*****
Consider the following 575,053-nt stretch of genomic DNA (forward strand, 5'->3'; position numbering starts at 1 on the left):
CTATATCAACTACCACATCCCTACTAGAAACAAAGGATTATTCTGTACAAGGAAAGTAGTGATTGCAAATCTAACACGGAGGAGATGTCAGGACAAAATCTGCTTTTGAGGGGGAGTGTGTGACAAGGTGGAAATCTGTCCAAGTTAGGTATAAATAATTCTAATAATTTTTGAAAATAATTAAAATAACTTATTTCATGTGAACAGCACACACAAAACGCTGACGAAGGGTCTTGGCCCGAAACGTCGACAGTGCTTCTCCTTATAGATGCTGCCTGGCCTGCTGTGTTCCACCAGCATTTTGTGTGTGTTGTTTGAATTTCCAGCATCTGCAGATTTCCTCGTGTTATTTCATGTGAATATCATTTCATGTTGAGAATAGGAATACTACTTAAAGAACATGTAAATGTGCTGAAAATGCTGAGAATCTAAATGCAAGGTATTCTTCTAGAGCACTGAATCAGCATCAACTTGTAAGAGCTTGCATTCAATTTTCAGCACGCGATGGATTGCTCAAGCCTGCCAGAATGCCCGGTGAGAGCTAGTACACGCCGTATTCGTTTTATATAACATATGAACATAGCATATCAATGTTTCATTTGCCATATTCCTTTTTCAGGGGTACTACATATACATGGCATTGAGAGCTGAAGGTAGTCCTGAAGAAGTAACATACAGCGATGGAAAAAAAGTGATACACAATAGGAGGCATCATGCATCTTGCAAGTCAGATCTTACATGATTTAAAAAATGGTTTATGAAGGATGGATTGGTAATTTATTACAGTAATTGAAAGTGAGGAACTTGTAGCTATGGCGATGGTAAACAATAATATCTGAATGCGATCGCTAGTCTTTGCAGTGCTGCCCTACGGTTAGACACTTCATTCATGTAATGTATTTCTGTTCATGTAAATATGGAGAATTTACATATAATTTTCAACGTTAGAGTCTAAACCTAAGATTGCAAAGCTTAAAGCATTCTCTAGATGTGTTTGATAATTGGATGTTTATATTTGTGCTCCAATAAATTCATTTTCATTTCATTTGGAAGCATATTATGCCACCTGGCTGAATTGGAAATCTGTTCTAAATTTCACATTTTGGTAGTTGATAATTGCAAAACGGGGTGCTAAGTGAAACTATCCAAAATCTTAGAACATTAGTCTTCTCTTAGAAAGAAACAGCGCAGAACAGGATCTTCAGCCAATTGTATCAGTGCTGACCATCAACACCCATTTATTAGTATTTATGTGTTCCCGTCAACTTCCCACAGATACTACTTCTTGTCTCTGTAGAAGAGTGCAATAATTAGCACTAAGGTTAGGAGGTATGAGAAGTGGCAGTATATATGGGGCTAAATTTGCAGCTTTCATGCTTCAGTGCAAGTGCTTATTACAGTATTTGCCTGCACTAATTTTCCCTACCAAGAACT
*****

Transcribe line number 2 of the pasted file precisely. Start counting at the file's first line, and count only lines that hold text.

CTATATCAACTACCACATCCCTACTAGAAACAAAGGATTATTCTGTACAAGGAAAGTAGTGATTGCAAATCTAACACGGAGGAGATGTCAGGACAAAATCTGCTTTTGAGGGGGAGTGTGTGACAAGGTGGAAATCTGTCCAAGTTAGGTATAAATAATTCTAATAATTTTTGAAAATAATTAAAATAACTTATTTCATGTGAACAGCACACACAAAACGCTGACGAAGGGTCTTGGCCCGAAACGTCGACAGTGCTTCTCCTTATAGATGCTGCCTGGCCTGCTGTGTTCCACCAGCATTTTGTGTGTGTTGTTTGAATTTCCAGCATCTGCAGATTTCCTCGTGTTATTTCATGTGAATATCATTTCATGTTGAGAATAGGAATACTACTTAAAGAACATGTAAATGTGCTGAAAATGCTGAGAATCTAAATGCAAGGTATTCTTCTAGAGCACTGAATCAGCATCAACTTGTAAGAGCTTGCATTCAATTTTCAGCACGCGATGGATTGCTCAAGCCTGCCAGAATGCCCGGTGAGAGCTAGTACACGCCGTATTCGTTTTATATAACATATGAACATAGCATATCAATGTTTCATTTGCCATATTCCTTTTTCAGGGGTACTACATATACATGGCATTGAGAGCTGAAGGTAGTCCTGAAGAAGTAACATACAGCGATGGAAAAAAAGTGATACACAATAGGAGGCATCATGCATCTTGCAAGTCAGATCTTACATGATTTAAAAAATGGTTTATGAAGGATGGATTGGTAATTTATTACAGTAATTGAAAGTGAGGAACTTGTAGCTATGGCGATGGTAAACAATAATATCTGAATGCGATCGCTAGTCTTTGCAGTGCTGCCCTACGGTTAGACACTTCATTCATGTAATGTATTTCTGTTCATGTAAATATGGAGAATTTACATATAATTTTCAACGTTAGAGTCTAAACCTAAGATTGCAAAGCTTAAAGCATTCTCTAGATGTGTTTGATAATTGGATGTTTATATTTGTGCTCCAATAAATTCATTTTCATTTCATTTGGAAGCATATTATGCCACCTGGCTGAATTGGAAATCTGTTCTAAATTTCACATTTTGGTAGTTGATAATTGCAAAACGGGGTGCTAAGTGAAACTATCCAAAATCTTAGAACATTAGTCTTCTCTTAGAAAGAAACAGCGCAGAACAGGATCTTCAGCCAATTGTATCAGTGCTGACCATCAACACCCATTTATTAGTATTTATGTGTTCCCGTCAACTTCCCACAGATACTACTTCTTGTCTCTGTAGAAGAGTGCAATAATTAGCACTAAGGTTAGGAGGTATGAGAAGTGGCAGTATATATGGGGCTAAATTTGCAGCTTTCATGCTTCAGTGCAAGTGCTTATTACAGTATTTGCCTGCACTAATTTTCCCTACCAAGAACT